The survey of SHPOs concerning archeological report bibliographic systems elicited some important comments on the proposed online data entry system for NADB-Reports. Some of the concerns are similar to those addressed in Appendix A and will not be repeated here. Other reservations and issues are bolded below followed by a brief response.
SHPOs have several years of backlogged reports.
Due to budget cuts and staff reductions, many SHPOs are experiencing this problem. A growing backlog of records needing entry into the database is also a problem for NADB-R since AEP has not regularly updated the database for similar reasons. One advantage to a NADB-R online data entry system would be the ability of CRM firms to input their SHPO-approved, backlogged reports that are not yet been entered into the SHPO bibliographic database. This may relieve part of the workload of some SHPOs to do backlog data entry themselves.
NADB-R would impose extreme workload difficulties for those staffs already over-extended and under-funded, and it would not save time.
The NADB-R online data entry module has the potential, in fact, do the opposite. A CRM firm that wrote a report and knows its contents fully would be able to enter bibliographic data with ease and efficiency, thereby saving the SHPO from having to do this work. Although the SHPO would still have to review, possibly edit, and submit each record entered by a CRM firm, review is much easier than data entry. The ability to download the submitted record to the local NADB-R database used by the SHPO would also save time and resources. Also, the use of picklists for fields such as keywords and worktypes in both the data entry system and the new NADB-R database in Access would facilitate data entry.
SHPOs would have to spend a considerable amount of work reviewing and authorizing the reports submitted online by consultants.
Consultants or CR firms would only submit online the bibliographic information about a report, not the report itself. Furthermore, guidance on data entry would emphasize the need to only enter information about SHPO approved reports, not draft reports. The current SHPO process of reviewing, commenting, and/or approving an actual archeological report would not change.
What happens if a SHPO does not have time to review the bibliographic records of reports submitted online?
The current idea is that each SHPO would be notified once a month about the number of bibliographic records awaiting approval and submission into the online system. After three months, if records submitted by a CRM firm are not reviewed and submitted by a SHPO, the records would be automatically uploaded into the online NADB-R searchable database. Each record handled this way, however, would be clearly marked to indicate it was not reviewed and submitted by a SHPO.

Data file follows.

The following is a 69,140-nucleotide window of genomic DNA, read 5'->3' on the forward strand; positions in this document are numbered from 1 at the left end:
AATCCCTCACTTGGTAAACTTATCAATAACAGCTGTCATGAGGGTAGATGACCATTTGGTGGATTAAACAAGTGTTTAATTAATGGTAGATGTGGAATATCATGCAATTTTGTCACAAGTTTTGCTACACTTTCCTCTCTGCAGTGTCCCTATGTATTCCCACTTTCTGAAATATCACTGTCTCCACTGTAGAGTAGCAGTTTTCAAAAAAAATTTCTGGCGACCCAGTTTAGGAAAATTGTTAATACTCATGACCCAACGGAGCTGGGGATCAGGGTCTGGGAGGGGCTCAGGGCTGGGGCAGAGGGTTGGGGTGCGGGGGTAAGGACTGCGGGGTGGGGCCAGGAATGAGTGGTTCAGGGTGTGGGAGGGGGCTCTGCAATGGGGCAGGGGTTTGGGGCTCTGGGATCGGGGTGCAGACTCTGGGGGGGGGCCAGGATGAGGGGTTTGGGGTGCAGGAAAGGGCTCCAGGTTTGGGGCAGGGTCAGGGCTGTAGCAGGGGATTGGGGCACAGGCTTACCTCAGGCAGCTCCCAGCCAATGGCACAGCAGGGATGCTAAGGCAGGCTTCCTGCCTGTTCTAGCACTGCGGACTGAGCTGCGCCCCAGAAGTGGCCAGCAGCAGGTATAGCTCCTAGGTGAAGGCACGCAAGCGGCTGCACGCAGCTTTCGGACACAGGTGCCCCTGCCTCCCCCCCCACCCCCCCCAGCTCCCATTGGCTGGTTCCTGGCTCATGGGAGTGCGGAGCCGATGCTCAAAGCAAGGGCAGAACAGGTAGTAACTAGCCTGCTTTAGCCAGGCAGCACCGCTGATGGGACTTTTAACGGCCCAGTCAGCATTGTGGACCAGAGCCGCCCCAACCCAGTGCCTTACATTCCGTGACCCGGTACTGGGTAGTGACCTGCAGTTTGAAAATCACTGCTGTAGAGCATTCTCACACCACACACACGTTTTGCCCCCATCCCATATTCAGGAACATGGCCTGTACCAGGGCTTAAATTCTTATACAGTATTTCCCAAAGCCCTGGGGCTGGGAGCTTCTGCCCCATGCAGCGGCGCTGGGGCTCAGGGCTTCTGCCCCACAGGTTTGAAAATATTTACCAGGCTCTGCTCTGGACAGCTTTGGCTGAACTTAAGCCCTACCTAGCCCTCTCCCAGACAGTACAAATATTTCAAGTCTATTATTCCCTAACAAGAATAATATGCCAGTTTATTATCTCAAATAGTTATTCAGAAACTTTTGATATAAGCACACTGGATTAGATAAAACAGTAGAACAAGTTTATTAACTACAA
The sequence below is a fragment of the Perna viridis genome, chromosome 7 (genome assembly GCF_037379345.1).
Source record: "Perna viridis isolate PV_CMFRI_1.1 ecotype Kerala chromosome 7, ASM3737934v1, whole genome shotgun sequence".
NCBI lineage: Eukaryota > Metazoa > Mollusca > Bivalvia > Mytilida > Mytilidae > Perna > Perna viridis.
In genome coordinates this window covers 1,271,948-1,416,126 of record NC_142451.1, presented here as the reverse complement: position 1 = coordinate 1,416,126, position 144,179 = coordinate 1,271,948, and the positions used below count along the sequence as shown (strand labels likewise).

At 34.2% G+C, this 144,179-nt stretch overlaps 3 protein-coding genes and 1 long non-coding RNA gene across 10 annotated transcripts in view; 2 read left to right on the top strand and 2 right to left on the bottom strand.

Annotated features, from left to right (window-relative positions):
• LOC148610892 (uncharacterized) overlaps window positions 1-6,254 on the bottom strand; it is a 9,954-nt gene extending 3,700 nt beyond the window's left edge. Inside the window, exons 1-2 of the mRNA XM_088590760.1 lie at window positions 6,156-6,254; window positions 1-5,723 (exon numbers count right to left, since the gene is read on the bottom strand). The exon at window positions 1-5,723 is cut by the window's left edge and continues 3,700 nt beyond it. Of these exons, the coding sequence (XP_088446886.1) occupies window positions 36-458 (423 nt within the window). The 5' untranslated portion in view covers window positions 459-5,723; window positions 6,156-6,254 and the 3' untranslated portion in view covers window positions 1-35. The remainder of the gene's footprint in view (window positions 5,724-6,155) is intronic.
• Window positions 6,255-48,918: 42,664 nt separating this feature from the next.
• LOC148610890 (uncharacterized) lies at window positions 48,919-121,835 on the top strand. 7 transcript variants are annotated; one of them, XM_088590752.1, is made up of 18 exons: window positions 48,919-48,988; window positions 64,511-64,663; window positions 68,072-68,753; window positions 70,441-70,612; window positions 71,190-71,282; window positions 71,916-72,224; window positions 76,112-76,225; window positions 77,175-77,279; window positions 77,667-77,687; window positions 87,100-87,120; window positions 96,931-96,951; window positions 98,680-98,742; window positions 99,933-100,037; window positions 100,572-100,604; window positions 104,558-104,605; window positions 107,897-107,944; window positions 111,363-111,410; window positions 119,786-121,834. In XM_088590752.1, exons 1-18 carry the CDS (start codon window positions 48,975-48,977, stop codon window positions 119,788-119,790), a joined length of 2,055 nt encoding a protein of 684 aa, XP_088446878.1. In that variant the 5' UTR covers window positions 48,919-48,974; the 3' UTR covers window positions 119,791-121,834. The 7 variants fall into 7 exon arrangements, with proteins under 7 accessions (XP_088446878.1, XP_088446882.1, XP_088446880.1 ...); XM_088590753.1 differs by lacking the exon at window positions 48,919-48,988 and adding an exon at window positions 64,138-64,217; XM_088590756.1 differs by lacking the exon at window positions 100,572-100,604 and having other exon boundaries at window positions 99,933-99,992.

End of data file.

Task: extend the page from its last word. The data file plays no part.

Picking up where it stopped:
Tribal issues are a concern.
An important tribal issue related to archeological reports is the possible disclosure of archeological site locations. This is an issue for every person concerned about the protection and preservation of archeological sites. The searchable NADB-R database does not provide any specific locational information, such as UTMs, Section, Township, or Range. The database may only be searched by state and county. The online data entry system and the NADB-R Access-based application used by SHPOs, however, do allow the entry of such locational information. This was done to facilitate linking SHPO bibliographic records to sites on a GIS platform, when desired. Reports sent to and approved by SHPOs are public record and thus available for use by those with a legitimate research need. Site location is only revealed via NADB-R or a similar bibliographic system when it is used in a SHPO office by a qualified researcher or contractor.
There may be numerous duplication problems in California since NADB-R responsibilities have been subcontracted out to 12 Information Centers (ICs).
The ICs act like individual SHPOs in other parts of the country regarding the maintenance of bibliographic information about the gray literature pertaining to their designated region. Thus, there should not be any duplication of the reports entered into NADB-R by each IC, unless an archeological investigation crossed more than one region. The ICs presumably have already worked out a process to handle this situation. Also, the CRM firms are presumably familiar with the ICs and know to whom reports must be sent for approval and subsequent entry into their bibliographic database. If this is not true, AEP needs to be notified about the correct procedures.